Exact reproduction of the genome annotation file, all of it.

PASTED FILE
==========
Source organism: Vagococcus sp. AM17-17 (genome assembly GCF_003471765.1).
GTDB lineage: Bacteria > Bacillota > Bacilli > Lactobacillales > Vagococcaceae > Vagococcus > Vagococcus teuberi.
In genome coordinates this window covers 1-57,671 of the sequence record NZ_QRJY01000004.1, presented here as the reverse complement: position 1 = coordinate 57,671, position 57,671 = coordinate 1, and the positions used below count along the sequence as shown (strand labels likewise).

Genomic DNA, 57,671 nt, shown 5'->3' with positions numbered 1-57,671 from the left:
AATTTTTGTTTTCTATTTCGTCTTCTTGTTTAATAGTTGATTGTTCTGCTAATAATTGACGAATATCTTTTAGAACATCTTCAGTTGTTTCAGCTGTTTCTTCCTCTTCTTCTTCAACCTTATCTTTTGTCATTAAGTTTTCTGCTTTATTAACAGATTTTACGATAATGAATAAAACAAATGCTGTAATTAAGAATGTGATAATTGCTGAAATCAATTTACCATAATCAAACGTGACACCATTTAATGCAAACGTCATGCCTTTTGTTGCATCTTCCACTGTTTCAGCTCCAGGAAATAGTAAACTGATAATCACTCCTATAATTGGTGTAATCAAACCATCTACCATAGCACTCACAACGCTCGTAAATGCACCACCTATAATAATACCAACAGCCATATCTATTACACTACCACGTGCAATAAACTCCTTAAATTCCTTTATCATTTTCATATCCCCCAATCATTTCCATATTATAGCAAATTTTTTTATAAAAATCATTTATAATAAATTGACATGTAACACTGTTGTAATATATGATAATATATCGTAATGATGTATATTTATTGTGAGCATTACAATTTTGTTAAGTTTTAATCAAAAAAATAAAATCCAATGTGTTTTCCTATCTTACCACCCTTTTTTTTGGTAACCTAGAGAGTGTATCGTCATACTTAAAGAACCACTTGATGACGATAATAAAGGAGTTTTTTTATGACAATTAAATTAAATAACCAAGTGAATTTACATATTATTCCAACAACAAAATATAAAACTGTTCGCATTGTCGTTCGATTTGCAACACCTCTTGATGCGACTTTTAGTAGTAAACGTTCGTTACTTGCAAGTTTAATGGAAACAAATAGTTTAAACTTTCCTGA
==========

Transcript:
Source organism: Vagococcus sp. AM17-17 (genome assembly GCF_003471765.1).
GTDB lineage: Bacteria > Bacillota > Bacilli > Lactobacillales > Vagococcaceae > Vagococcus > Vagococcus teuberi.
In genome coordinates this window covers 1-57,671 of the sequence record NZ_QRJY01000004.1, presented here as the reverse complement: position 1 = coordinate 57,671, position 57,671 = coordinate 1, and the positions used below count along the sequence as shown (strand labels likewise).

Genomic DNA, 57,671 nt, shown 5'->3' with positions numbered 1-57,671 from the left:
AATTTTTGTTTTCTATTTCGTCTTCTTGTTTAATAGTTGATTGTTCTGCTAATAATTGACGAATATCTTTTAGAACATCTTCAGTTGTTTCAGCTGTTTCTTCCTCTTCTTCTTCAACCTTATCTTTTGTCATTAAGTTTTCTGCTTTATTAACAGATTTTACGATAATGAATAAAACAAATGCTGTAATTAAGAATGTGATAATTGCTGAAATCAATTTACCATAATCAAACGTGACACCATTTAATGCAAACGTCATGCCTTTTGTTGCATCTTCCACTGTTTCAGCTCCAGGAAATAGTAAACTGATAATCACTCCTATAATTGGTGTAATCAAACCATCTACCATAGCACTCACAACGCTCGTAAATGCACCACCTATAATAATACCAACAGCCATATCTATTACACTACCACGTGCAATAAACTCCTTAAATTCCTTTATCATTTTCATATCCCCCAATCATTTCCATATTATAGCAAATTTTTTTATAAAAATCATTTATAATAAATTGACATGTAACACTGTTGTAATATATGATAATATATCGTAATGATGTATATTTATTGTGAGCATTACAATTTTGTTAAGTTTTAATCAAAAAAATAAAATCCAATGTGTTTTCCTATCTTACCACCCTTTTTTTTGGTAACCTAGAGAGTGTATCGTCATACTTAAAGAACCACTTGATGACGATAATAAAGGAGTTTTTTTATGACAATTAAATTAAATAACCAAGTGAATTTACATATTATTCCAACAACAAAATATAAAACTGTTCGCATTGTCGTTCGATTTGCAACACCTCTTGATGCGACTTTTAGTAGTAAACGTTCGTTACTTGCAAGTTTAATGGAAACAAATAGTTTAAACTTTCCTGA